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Get ready for tick season. Here’s how to protect yourself with safe but also effective solutions!
First, let’s just talk about ticks and mosquitoes. Not to be scary, but lyme disease, anaplasmosis, babesiosis, ehrlichiosis, tularemia, Rocky Mountain spotted fever, Powassan virus, West Nile virus, eastern equine encephalitis, dengue, and now zika are just some of the diseases transmitted by these biting insects.
Everyone should check local or state public health agencies to learn the habits and life cycles of the biting insects and ticks in your area, as well as labs that will identify ticks. Learn to remove a tick safely and check every inch of your body (inside and behind ears, scalp, belly button, behind knees, between toes, etc.) after outdoor excursions.
But remember: not all species of ticks and mosquitoes in any given area are able to transmit disease, and even if they do have that capability, the one that bites you might not be carrying enough of a viral or bacterial load to infect you.
Mosquitoes usually become infected from feeding on infected birds. Ticks generally pick up infectious bacteria as young larvae feeding on infected rodents.
Fortunately, there are ways your can protect yourself and your loved ones from getting bitten in the first place.
How Ticks Find You
Lacking wings, ticks can’t fly. They also don’t leap, hop, drop from trees, or even move very fast. Instead, ticks at every stage of development seek their hosts with a behavior entomologists call “questing.”
They climb the stems of grasses, foliage plants, and low shrubbery, and extend their forelegs—which contain sensing organs that respond to carbon dioxide, body heat and odors, vibration, and moisture—grabbing on when a suitable host brushes by. They crawl, generally upward, until they find a patch of skin to attach to, secreting anaesthetics and anticoagulants, and “cementing” themselves in for a meal.
Ticks have evolved an ingenious two-way system that sends concentrated nutrients from the blood meal into the tick’s gut in one direction, while returning excess fluid—along with any pathogens living in the tick’s saliva—back into the host’s body.
What is the best tick removal device available?
It’s the one you have with you in that moment of horror when you discover an unwanted hitchhiker. Almanac General Store Tick Key tick removers come in a 3-pack and fit on your key chain or dog’s collar so you’ll always be prepared. $15.95
>>> Learn More
How Mosquitoes Find You
Only female mosquitoes bite; they need blood to develop their eggs. Recent research shows that mosquitoes use a combination of smell, sight, and thermal sensing to locate a suitable host. Unlike the tick, which can attach for hours or days, a mosquito zooms in for a quick nip and flies away.
How to Prevent Tick and Mosquito Bites
A few simple strategies can help you avoid tick and mosquito bites when you go outside:
Avoid times of day when most mosquitoes are active (early moring and dusk), and areas where ticks are most likley to abound.
Dress to defend. Cover up with long, light-colored pants tucked into socks, long sleeves with tight cuffs, long gloves, and tall rubber boots (ticks can’t climb the shiny surface) Wear a head net with netting that comes down over your shoulders if you’re walking through brush or pruning shrubs, berry bushes, or fruit trees.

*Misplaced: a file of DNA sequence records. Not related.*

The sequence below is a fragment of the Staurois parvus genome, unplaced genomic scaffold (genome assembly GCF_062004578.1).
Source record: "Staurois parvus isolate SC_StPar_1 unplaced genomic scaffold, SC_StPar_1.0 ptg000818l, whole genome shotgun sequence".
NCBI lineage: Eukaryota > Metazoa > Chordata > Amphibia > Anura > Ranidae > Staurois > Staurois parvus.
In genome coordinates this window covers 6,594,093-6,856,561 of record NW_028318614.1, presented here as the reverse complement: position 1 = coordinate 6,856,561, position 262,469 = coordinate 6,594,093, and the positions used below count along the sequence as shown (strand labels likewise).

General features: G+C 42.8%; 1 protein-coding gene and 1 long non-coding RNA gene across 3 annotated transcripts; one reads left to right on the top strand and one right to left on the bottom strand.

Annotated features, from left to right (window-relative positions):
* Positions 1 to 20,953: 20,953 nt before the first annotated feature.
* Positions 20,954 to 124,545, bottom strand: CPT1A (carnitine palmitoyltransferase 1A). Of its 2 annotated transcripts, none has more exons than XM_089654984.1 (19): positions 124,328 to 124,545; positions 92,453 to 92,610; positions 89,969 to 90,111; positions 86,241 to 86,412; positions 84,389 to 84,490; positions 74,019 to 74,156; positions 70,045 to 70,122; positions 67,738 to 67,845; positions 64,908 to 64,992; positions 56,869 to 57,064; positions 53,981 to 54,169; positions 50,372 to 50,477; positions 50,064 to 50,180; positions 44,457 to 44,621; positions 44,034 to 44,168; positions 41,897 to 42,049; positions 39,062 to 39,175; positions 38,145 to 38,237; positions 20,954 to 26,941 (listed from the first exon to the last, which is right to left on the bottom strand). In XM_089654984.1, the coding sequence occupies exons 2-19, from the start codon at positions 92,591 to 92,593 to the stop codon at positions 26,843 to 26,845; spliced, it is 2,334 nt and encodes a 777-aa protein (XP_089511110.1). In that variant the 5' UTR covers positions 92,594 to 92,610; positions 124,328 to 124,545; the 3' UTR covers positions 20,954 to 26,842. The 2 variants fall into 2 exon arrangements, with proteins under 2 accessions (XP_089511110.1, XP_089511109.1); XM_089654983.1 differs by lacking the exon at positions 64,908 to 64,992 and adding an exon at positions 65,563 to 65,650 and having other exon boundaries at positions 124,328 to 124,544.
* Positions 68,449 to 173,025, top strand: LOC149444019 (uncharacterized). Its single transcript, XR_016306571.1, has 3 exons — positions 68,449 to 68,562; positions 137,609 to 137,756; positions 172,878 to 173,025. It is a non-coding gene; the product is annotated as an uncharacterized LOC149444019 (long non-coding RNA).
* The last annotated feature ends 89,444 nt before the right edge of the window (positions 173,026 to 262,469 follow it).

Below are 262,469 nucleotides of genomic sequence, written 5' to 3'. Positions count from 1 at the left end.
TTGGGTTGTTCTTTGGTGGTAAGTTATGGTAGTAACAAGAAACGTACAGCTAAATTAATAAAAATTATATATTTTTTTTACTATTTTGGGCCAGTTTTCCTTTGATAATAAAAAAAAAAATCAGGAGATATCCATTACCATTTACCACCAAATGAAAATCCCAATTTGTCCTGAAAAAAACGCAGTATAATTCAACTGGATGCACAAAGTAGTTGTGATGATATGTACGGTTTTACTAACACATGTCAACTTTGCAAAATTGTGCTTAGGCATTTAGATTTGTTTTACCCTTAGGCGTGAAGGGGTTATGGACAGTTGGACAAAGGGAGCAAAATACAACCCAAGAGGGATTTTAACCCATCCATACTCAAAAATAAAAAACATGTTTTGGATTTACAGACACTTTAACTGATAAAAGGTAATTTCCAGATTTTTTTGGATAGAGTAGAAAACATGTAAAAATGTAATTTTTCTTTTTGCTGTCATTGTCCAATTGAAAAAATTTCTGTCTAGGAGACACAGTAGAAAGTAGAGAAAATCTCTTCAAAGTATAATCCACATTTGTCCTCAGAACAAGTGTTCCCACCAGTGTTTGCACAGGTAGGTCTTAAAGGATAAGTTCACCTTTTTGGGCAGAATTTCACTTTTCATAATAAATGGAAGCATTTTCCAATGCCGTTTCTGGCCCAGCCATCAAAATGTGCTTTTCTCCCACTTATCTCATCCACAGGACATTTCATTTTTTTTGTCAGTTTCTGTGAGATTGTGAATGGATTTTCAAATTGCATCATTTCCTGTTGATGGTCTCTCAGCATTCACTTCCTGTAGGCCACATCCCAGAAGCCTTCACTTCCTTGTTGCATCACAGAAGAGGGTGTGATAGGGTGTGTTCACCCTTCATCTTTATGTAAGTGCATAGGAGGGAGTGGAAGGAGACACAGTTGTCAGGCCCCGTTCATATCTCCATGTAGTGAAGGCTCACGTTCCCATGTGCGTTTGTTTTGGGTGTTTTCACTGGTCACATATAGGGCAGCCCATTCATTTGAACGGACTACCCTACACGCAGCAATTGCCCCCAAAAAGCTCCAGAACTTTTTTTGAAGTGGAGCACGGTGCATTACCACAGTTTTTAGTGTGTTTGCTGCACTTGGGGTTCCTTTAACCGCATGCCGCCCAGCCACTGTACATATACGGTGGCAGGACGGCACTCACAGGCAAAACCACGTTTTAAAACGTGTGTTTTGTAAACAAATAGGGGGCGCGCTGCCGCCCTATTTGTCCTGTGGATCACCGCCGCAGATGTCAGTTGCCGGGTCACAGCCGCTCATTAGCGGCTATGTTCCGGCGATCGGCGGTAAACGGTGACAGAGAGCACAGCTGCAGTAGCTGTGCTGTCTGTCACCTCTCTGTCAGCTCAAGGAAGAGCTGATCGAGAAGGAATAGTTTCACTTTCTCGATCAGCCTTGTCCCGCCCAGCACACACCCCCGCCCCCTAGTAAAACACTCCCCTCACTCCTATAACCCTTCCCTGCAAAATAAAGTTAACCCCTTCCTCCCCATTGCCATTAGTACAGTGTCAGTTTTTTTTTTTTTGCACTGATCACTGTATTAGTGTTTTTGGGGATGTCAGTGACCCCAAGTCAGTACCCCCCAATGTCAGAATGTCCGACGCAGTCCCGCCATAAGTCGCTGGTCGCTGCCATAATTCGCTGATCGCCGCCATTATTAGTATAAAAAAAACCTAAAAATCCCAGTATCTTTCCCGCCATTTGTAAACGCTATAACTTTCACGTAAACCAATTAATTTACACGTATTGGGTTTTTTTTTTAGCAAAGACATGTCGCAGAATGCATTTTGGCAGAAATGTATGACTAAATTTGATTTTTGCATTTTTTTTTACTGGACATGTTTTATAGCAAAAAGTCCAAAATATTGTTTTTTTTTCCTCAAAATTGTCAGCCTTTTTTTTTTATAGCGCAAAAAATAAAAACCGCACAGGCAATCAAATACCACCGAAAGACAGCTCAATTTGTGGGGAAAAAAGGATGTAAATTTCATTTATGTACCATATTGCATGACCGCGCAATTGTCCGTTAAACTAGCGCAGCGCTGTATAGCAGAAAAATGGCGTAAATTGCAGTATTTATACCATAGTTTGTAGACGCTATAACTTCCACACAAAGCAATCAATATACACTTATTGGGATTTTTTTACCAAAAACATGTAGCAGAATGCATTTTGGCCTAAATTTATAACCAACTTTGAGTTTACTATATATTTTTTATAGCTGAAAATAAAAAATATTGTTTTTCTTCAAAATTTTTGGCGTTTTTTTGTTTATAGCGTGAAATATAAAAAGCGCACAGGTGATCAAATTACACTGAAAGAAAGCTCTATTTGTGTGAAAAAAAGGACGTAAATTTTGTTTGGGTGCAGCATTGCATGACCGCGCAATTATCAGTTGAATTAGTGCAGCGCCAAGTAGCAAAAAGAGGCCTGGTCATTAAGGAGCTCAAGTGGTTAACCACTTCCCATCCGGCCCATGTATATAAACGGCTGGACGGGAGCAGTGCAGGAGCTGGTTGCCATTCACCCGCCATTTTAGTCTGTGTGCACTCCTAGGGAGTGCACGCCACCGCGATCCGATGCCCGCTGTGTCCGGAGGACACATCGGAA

Better yet, invest in a full netting suit that covers you from head to ankles. (Yes, the photo above is me in my Bug Baffler.) At first you may feel like the village eccentric working your garden, mowing your lawn, or tromping down a local nature trail—but hey, think of yourself as a public-health trendsetter.
For even more protection, wear garments treated with permethrin, a serious pesticide that disables or kills ticks or flying insects that land on it. You can purchase treated garments from outdoor retailers, or buy permethrin sprays to treat your own clothing. The protective effect will last through several washings, but wash permethrin-treated clothing separately from other clothes.
Warning: Don’t spray or rub permethrin directly onto skin. Follow label instructions. Always spray outdoors on a calm, dry day. Keep permethrin containers locked and away from children.
Use bug repellents. These products don’t repel as much as confuse insects and ticks, so they don’t recognize you as a potential host. Repellents come in sprays, lotions, sticks, and wipes, and they vary widely in what biting pests they work against, the concentration of effective ingredients, and the hours of protection they provide. Check those labels carefully.
DEET is the current gold standard for insect and tick protection. It’s been used and studied since 1946, though it has caused health concerns. For good protection against ticks, use in 15 percent to 50 percent (but no nigher) concentrations.
Picaridin is generally considered safer (especially for children) than DEET, and also won’t damage fabrics. To protect against ticks, use the 20 percent concentration.
BioUD, a relatively new product developed by research scientists at North Carolina State University, works as well or better than DEET against mosquitoes and ticks. Its active ingredients are naturally occurring essential oils from wild tomato plant.
Although the many other products manufactured from or homemade plant extracts or essential oils may have good short-term use against mosquitoes and other biting insects, I wouldn’t trust them to repel ticks in a heavily infested area. Researchers have several plant-based repellents in the pipeline that may come on line soon.